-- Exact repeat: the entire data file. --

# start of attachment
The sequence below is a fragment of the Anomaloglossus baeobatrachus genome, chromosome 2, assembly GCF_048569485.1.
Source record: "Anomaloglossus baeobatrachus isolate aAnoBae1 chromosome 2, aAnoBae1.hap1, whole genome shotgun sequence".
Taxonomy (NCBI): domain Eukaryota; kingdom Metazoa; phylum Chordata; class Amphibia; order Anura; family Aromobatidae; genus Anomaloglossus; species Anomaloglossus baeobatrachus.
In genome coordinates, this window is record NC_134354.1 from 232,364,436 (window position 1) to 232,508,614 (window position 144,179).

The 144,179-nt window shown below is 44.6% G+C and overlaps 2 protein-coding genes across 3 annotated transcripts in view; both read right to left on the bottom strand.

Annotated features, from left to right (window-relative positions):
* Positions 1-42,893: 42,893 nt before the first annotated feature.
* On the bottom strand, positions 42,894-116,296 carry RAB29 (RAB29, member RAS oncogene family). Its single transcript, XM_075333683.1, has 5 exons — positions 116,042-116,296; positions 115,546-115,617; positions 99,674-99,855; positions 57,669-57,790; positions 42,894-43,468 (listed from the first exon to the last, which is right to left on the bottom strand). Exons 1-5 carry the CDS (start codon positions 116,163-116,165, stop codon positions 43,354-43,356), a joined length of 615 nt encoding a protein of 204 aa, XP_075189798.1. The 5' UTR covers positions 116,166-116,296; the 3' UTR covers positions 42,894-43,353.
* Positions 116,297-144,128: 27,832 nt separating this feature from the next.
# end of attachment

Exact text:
The sequence below is a fragment of the Anomaloglossus baeobatrachus genome, chromosome 2, assembly GCF_048569485.1.
Source record: "Anomaloglossus baeobatrachus isolate aAnoBae1 chromosome 2, aAnoBae1.hap1, whole genome shotgun sequence".
Taxonomy (NCBI): domain Eukaryota; kingdom Metazoa; phylum Chordata; class Amphibia; order Anura; family Aromobatidae; genus Anomaloglossus; species Anomaloglossus baeobatrachus.
In genome coordinates, this window is record NC_134354.1 from 232,364,436 (window position 1) to 232,508,614 (window position 144,179).

The 144,179-nt window shown below is 44.6% G+C and overlaps 2 protein-coding genes across 3 annotated transcripts in view; both read right to left on the bottom strand.

Annotated features, from left to right (window-relative positions):
* Positions 1-42,893: 42,893 nt before the first annotated feature.
* On the bottom strand, positions 42,894-116,296 carry RAB29 (RAB29, member RAS oncogene family). Its single transcript, XM_075333683.1, has 5 exons — positions 116,042-116,296; positions 115,546-115,617; positions 99,674-99,855; positions 57,669-57,790; positions 42,894-43,468 (listed from the first exon to the last, which is right to left on the bottom strand). Exons 1-5 carry the CDS (start codon positions 116,163-116,165, stop codon positions 43,354-43,356), a joined length of 615 nt encoding a protein of 204 aa, XP_075189798.1. The 5' UTR covers positions 116,166-116,296; the 3' UTR covers positions 42,894-43,353.
* Positions 116,297-144,128: 27,832 nt separating this feature from the next.